Starting out trying to get a better credit score is difficult if you don’t know how to start. How to create a credit history is one factor and question we get quite often.
Credit history is made up of a credit report and a credit score. A credit report is an itemized list of any debts that have been owed to creditors. It rates your likelihood of being able to borrow money from a financial institution based on the information in the report. A credit score is basically just a three-digit number between 300 and 850, with higher numbers meaning a better chance of getting a loan.
Since a person can’t build a credit history without taking out loans or other types of revolving debt, it’s important to think about their future self when they make these decisions. You also want to make sure you’re making payments on time and keeping balances low, otherwise, it will start to hurt your score.
Most financial institutions will only look at your most recent credit report when they assess your ability to get a loan. Generally, you want to make sure the information in the report is accurate and up-to-date; clear any negative marks or delinquencies that aren’t yours, and pay down credit cards if they’re close to their limit.
Four Things To Start Creating New Credit History
1) Get a credit card, but only use it in emergencies or to make purchases you can afford.
2) Contact your current bank and ask for a credit card with a very low limit.
3) Open a line of credit for something like furniture, then pay it off every month.
4) Check your credit report and correct any errors that may be hurting your score.
Figuring out how to create a credit history can be quite difficult if you don’t follow the right steps.
Does Applying For New Credit Lines Hurt My New Credit History?
Some people have a mistaken belief that applying for a new credit line will negatively impact their existing credit score. They may think that lenders will see them as a risk and won’t extend the new line of credit. In reality, this is not the case. Your credit score isn’t determined by which credit lines you have or don’t have, but rather how well you pay them back.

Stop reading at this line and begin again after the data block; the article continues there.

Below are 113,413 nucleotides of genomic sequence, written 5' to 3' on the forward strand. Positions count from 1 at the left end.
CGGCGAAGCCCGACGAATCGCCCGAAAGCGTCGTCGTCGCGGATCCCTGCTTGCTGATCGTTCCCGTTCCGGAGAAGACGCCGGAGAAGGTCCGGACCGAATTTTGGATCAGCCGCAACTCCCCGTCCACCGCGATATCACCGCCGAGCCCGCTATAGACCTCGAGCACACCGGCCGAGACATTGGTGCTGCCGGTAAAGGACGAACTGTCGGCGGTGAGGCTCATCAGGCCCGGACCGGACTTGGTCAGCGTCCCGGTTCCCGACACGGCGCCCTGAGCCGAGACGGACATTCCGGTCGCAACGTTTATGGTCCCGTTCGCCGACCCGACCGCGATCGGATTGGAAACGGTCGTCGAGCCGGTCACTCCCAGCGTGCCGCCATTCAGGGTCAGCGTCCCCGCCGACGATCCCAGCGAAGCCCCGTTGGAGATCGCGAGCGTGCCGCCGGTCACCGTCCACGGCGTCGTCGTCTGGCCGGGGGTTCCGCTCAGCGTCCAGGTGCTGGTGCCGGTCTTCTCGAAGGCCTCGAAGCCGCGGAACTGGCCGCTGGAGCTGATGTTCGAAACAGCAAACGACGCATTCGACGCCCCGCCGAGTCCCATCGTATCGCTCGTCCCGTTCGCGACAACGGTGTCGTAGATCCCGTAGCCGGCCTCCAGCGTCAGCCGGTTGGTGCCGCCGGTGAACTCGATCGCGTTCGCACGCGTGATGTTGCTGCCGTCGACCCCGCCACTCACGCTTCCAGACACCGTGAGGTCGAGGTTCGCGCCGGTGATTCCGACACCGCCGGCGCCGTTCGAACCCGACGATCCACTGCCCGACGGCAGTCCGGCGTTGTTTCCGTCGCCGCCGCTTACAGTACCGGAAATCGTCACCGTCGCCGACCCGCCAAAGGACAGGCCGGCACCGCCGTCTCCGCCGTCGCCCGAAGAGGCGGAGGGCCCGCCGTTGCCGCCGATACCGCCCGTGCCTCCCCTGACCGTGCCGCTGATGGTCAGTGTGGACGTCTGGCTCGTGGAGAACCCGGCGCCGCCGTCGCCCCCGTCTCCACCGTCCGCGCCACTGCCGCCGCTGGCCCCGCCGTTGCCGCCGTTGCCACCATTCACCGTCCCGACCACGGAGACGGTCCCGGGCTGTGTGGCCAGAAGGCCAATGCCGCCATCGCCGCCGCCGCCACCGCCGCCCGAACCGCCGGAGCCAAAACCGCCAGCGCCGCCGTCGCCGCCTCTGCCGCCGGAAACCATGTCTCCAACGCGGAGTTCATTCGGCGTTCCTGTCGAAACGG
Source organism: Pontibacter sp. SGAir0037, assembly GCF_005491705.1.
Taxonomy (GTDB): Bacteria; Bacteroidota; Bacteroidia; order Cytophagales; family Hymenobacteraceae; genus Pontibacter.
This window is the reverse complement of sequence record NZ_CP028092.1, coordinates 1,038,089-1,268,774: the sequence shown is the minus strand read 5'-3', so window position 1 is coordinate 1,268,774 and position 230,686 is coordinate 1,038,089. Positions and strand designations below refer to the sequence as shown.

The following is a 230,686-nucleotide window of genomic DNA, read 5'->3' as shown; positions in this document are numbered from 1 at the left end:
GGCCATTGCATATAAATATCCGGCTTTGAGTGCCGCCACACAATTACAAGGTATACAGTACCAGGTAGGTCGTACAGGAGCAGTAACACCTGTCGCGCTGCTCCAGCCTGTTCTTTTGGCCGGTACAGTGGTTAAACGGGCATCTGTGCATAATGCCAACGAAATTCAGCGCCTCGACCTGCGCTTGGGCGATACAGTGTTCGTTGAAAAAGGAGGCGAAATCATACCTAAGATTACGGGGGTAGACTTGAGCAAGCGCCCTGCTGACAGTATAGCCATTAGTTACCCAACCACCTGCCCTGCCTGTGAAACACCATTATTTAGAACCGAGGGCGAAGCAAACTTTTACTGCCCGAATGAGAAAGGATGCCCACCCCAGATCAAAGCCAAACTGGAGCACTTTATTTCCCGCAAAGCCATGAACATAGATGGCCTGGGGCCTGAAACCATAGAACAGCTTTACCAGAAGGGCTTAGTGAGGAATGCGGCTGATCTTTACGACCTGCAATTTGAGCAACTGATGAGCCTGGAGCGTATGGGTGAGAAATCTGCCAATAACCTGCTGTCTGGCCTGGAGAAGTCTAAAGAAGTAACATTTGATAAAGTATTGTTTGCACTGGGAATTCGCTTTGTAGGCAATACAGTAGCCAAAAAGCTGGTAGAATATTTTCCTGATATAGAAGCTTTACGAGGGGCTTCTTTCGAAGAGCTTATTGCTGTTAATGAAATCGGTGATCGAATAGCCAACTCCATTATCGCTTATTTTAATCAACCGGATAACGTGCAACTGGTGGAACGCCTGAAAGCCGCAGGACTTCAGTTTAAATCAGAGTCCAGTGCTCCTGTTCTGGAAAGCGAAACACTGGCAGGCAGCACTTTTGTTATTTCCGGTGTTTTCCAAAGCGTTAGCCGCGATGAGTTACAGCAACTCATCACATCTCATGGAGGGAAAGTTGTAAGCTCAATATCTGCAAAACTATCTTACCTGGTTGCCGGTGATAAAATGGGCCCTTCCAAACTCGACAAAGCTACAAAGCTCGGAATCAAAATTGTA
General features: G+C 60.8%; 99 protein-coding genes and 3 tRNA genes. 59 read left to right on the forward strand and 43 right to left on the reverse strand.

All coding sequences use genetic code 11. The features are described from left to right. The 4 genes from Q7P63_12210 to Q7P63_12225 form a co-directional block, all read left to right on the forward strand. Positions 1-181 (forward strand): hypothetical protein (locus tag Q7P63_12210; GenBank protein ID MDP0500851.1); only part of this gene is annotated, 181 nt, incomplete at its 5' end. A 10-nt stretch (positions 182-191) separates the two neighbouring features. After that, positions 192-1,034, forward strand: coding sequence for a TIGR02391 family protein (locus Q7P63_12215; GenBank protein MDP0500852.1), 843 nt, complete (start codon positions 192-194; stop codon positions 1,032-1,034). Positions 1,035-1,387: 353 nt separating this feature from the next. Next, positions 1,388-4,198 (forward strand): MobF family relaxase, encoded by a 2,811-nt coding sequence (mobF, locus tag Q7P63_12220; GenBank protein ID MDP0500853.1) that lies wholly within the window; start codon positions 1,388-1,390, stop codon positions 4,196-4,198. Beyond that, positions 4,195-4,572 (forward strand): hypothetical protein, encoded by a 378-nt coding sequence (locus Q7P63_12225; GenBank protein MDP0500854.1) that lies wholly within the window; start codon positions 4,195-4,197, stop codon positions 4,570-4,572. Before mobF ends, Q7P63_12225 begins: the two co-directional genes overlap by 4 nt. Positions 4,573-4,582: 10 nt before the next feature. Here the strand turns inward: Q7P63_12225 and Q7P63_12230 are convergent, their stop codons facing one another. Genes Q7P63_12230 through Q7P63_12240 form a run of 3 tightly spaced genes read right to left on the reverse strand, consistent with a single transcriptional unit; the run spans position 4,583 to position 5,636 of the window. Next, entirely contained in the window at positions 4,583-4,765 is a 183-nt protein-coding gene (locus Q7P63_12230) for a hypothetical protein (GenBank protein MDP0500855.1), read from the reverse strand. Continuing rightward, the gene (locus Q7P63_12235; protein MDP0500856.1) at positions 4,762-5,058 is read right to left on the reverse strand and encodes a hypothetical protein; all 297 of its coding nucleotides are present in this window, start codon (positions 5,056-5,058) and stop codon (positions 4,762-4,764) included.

The only way your score will be affected is if you don’t make payments on time, forcing your account into default. And then the only subsequent effect would be that late payment showing up on your credit report and decreasing your credit score.
Now let’s turn our attention to the effect of opening a new line of credit (e.g., a credit card) on your credit score. If for some reason you don’t misuse your new line of credit, then there should be no effect on your score at all.
The opposite is true as well: if you have a lot of open accounts that are not currently being used (i.e., they do not report any activity to the bureaus), this can actually negatively impact your credit score. This is because the scoring models look at the amount of available “credit” you have and how much you’re using. Having a lot of unused credit and little activity gives the impression that you’re not really using your existing lines of credit, which most likely means there’s a higher likelihood that you’ll miss payments on those credit lines.
So rather than keeping those unused accounts open and doing nothing with them, you’re better off closing any additional (non-utility) accounts that you don’t plan to use in the foreseeable future. This will not only reduce your overall available credit, but will also help avoid any potential issues down.
While applying for dozens of new credit lines in a short period will result in a slight drop in your overall credit score, for the most part, you don’t want to overdo it. Also, you don’t have to fear a large credit score drop while trying to get new credit lines.